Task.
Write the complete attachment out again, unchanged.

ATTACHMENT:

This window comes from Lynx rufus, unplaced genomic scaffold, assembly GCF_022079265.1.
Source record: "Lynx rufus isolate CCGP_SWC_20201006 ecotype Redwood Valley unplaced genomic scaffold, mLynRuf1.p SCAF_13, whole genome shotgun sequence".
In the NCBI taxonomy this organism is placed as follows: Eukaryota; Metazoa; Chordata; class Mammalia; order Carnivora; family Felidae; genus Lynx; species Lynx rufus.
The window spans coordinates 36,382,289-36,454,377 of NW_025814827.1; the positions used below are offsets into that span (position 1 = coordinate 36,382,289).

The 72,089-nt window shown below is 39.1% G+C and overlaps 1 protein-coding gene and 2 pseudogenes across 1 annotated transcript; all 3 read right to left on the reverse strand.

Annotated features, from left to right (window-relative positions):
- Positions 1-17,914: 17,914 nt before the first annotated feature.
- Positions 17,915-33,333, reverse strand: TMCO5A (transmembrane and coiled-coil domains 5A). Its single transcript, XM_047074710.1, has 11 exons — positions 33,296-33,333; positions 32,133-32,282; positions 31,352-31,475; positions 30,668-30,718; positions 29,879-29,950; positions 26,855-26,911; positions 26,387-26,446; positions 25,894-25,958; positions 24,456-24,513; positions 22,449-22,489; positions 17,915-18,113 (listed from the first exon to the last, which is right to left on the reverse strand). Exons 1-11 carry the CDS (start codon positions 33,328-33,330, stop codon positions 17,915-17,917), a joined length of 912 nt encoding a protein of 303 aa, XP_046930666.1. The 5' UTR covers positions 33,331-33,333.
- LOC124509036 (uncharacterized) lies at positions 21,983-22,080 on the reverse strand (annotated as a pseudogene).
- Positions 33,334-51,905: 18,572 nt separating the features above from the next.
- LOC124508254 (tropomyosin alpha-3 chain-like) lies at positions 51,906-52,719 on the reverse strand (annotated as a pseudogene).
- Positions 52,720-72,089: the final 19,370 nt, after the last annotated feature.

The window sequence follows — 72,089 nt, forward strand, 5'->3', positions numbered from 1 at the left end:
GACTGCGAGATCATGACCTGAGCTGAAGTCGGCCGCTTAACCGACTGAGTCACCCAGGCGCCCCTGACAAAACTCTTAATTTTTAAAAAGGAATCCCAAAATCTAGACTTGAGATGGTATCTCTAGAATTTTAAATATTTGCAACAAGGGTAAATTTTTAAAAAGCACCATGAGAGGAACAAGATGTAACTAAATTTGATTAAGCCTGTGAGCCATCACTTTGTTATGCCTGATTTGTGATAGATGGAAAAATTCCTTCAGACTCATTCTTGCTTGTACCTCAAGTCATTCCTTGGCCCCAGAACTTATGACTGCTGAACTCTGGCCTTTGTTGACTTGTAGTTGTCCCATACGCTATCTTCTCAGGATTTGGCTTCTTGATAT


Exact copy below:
This window comes from Lynx rufus, unplaced genomic scaffold, assembly GCF_022079265.1.
Source record: "Lynx rufus isolate CCGP_SWC_20201006 ecotype Redwood Valley unplaced genomic scaffold, mLynRuf1.p SCAF_13, whole genome shotgun sequence".
In the NCBI taxonomy this organism is placed as follows: Eukaryota; Metazoa; Chordata; class Mammalia; order Carnivora; family Felidae; genus Lynx; species Lynx rufus.
The window spans coordinates 36,382,289-36,454,377 of NW_025814827.1; the positions used below are offsets into that span (position 1 = coordinate 36,382,289).

The 72,089-nt window shown below is 39.1% G+C and overlaps 1 protein-coding gene and 2 pseudogenes across 1 annotated transcript; all 3 read right to left on the reverse strand.

Annotated features, from left to right (window-relative positions):
- Positions 1-17,914: 17,914 nt before the first annotated feature.
- Positions 17,915-33,333, reverse strand: TMCO5A (transmembrane and coiled-coil domains 5A). Its single transcript, XM_047074710.1, has 11 exons — positions 33,296-33,333; positions 32,133-32,282; positions 31,352-31,475; positions 30,668-30,718; positions 29,879-29,950; positions 26,855-26,911; positions 26,387-26,446; positions 25,894-25,958; positions 24,456-24,513; positions 22,449-22,489; positions 17,915-18,113 (listed from the first exon to the last, which is right to left on the reverse strand). Exons 1-11 carry the CDS (start codon positions 33,328-33,330, stop codon positions 17,915-17,917), a joined length of 912 nt encoding a protein of 303 aa, XP_046930666.1. The 5' UTR covers positions 33,331-33,333.
- LOC124509036 (uncharacterized) lies at positions 21,983-22,080 on the reverse strand (annotated as a pseudogene).
- Positions 33,334-51,905: 18,572 nt separating the features above from the next.
- LOC124508254 (tropomyosin alpha-3 chain-like) lies at positions 51,906-52,719 on the reverse strand (annotated as a pseudogene).
- Positions 52,720-72,089: the final 19,370 nt, after the last annotated feature.

The window sequence follows — 72,089 nt, forward strand, 5'->3', positions numbered from 1 at the left end:
GACTGCGAGATCATGACCTGAGCTGAAGTCGGCCGCTTAACCGACTGAGTCACCCAGGCGCCCCTGACAAAACTCTTAATTTTTAAAAAGGAATCCCAAAATCTAGACTTGAGATGGTATCTCTAGAATTTTAAATATTTGCAACAAGGGTAAATTTTTAAAAAGCACCATGAGAGGAACAAGATGTAACTAAATTTGATTAAGCCTGTGAGCCATCACTTTGTTATGCCTGATTTGTGATAGATGGAAAAATTCCTTCAGACTCATTCTTGCTTGTACCTCAAGTCATTCCTTGGCCCCAGAACTTATGACTGCTGAACTCTGGCCTTTGTTGACTTGTAGTTGTCCCATACGCTATCTTCTCAGGATTTGGCTTCTTGATAT